Objectives: Rheumatoid arthritis (RA) is associated with increased cardiovascular disease (CVD) risk that has been attributed to endothelial dysfunction and inflammation. Non-steroidal anti-inflammatory drugs (NSAIDs) and cyclo-oxygenase (COX)-2 inhibitors have been shown in some studies to improve endothelial function in subjects without RA. The aim of this study was to investigate the effects of COX inhibition on endothelial function in patients with RA.
Methods: Patients with RA (n = 37) were randomized to receive a 2-week course of either indomethacin (75 mg bd), rofecoxib (12.5 mg bd), or placebo in a double-blind study. Endothelial function was measured using flow-mediated dilation (FMD) of the brachial artery in response to reactive hyperaemia. Arterial stiffness was also assessed using pulse wave analysis (PWA) through the measurement of the aortic augmentation index (AIx). Measurements of vascular function and inflammatory markers were taken before and at the end of the treatment period.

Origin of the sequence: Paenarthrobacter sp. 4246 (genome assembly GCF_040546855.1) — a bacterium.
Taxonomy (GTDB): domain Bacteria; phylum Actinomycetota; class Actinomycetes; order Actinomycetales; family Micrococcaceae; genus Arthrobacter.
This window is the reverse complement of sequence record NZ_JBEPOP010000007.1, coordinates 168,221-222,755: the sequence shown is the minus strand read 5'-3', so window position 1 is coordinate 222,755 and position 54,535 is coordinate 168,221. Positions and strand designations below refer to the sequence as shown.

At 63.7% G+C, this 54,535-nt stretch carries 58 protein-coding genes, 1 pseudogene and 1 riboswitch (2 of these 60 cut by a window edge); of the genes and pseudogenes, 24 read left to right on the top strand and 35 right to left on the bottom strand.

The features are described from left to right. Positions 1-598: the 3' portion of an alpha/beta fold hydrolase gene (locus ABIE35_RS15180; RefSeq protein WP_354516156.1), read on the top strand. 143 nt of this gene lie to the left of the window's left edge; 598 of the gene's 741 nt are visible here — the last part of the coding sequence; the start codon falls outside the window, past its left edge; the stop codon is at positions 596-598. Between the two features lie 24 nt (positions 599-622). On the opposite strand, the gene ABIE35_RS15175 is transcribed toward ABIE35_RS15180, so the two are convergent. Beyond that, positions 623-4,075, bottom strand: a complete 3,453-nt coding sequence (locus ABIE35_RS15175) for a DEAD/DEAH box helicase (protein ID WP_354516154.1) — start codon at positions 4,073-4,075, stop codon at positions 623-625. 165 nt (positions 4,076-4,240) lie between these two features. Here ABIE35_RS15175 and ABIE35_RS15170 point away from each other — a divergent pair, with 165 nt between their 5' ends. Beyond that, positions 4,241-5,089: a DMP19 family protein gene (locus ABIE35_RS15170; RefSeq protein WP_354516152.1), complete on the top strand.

Results: There were no significant differences in changes in FMD, AIx, blood pressure (BP), serum creatinine, erythrocyte sedimentation rate (ESR), or high-sensitivity C-reactive protein (hsCRP) between groups. However, compared with the other treatment groups, there was a tendency for systolic BP to decrease in the placebo group (p = 0.063) and for creatinine to increase in the indomethacin and rofecoxib groups after treatment (p = 0.054).
Conclusions: This study suggests that COX inhibition by indomethacin or rofecoxib do not improve endothelial function in patients with RA.